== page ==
Member States have implemented a wide range of legislative responses to address the dynamics of the NPS market, particularly the rapid emergence of substances, attempts by manufacturers to circumvent legislation, the diversity of the problem and the lack of available data to enable a full evaluation of harm. This section of the Toolkit provides an overview of different legislative approaches to controlling synthetic drugs and explores the key considerations of each approach and how these may apply in various national contexts.
Some of the initial responses that were taken by countries involved the use of medicines legislation and/or consumer protection laws to control NPS. Others, given the particular characteristics of NPS and the rate of emergence in their specific country or region, established controls on NPS using their drug control legislation (individual listing of substances, generic and/or analogue controls), though with some modifications (temporary bans, rapid procedures, controls on NPS based on their effects). In some countries, it was considered that NPS needed to be tackled through new legislation specifically tailored to controlling NPS.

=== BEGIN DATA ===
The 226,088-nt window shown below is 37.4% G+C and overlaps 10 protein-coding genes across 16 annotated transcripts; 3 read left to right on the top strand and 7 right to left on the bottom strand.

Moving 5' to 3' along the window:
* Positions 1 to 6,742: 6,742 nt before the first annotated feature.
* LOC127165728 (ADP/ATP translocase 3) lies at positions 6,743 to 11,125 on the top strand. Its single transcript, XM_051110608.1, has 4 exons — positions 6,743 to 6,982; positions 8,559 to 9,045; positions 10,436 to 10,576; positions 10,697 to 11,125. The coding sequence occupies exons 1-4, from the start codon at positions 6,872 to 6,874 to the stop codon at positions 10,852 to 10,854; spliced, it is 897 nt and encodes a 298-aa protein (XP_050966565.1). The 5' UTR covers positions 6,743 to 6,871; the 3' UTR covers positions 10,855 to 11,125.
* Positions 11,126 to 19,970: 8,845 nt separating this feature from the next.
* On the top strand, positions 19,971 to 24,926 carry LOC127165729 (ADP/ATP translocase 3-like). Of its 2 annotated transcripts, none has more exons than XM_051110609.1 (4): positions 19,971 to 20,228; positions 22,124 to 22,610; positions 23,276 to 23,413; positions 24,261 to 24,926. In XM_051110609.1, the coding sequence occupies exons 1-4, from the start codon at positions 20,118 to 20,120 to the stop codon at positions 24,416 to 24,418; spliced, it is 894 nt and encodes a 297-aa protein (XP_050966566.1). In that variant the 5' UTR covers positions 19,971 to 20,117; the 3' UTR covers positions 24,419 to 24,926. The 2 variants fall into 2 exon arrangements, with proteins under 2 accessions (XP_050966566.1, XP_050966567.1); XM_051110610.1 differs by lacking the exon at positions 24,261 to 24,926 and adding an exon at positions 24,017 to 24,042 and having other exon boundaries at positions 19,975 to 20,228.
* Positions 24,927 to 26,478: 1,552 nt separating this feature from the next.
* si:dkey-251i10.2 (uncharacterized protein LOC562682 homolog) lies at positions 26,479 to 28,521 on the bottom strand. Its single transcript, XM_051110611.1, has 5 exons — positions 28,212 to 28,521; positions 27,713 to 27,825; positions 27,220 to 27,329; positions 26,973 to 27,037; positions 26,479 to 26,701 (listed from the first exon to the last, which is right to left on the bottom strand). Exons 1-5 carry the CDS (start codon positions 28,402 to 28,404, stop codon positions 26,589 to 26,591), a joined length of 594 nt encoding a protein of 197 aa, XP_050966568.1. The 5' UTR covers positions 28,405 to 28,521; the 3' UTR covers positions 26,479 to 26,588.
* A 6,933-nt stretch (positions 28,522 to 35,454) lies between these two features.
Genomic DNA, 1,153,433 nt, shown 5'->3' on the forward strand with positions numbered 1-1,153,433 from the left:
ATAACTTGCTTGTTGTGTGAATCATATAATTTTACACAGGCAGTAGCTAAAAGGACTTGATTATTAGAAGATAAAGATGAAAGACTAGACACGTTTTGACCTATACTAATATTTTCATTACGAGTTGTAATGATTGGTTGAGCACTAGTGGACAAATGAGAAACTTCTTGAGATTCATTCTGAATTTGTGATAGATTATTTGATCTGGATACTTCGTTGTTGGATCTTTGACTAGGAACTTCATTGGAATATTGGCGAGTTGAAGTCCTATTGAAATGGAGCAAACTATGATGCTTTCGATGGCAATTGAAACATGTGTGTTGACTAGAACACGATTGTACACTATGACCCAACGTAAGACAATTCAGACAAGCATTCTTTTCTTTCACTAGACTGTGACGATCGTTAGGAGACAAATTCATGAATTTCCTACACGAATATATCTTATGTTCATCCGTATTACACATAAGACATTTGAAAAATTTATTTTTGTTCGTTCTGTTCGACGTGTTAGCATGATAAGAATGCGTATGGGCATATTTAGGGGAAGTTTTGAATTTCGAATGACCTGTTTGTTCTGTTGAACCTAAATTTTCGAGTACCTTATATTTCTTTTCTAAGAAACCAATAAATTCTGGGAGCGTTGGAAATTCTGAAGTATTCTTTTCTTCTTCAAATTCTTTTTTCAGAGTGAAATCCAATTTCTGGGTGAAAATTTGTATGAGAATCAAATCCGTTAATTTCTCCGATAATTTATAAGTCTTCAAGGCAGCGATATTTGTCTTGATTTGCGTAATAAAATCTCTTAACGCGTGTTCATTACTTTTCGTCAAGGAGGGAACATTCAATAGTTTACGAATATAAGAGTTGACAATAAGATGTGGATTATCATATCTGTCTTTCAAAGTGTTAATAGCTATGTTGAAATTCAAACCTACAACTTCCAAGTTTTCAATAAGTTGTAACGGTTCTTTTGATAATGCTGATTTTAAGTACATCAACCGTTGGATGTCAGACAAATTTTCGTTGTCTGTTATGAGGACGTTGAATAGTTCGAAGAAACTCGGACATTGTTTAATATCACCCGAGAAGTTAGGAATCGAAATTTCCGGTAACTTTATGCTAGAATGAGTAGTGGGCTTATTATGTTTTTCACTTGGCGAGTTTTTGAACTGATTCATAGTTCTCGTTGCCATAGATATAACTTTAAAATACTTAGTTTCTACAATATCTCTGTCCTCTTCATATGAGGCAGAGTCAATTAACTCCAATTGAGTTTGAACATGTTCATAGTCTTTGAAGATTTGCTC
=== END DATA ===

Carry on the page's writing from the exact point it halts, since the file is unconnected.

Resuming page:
** This map was created by commercial software. The boundaries and names shown and the designations used on this map do not imply official endorsement or acceptance by the United Nations.
Please also see the UNODC Early Warning Advisory (EWA) for an overview of the legal situation of NPS at the international level as well as the wide range of legislative measures and/or regulations that have been adopted so far at the regional and national level to respond to this challenge.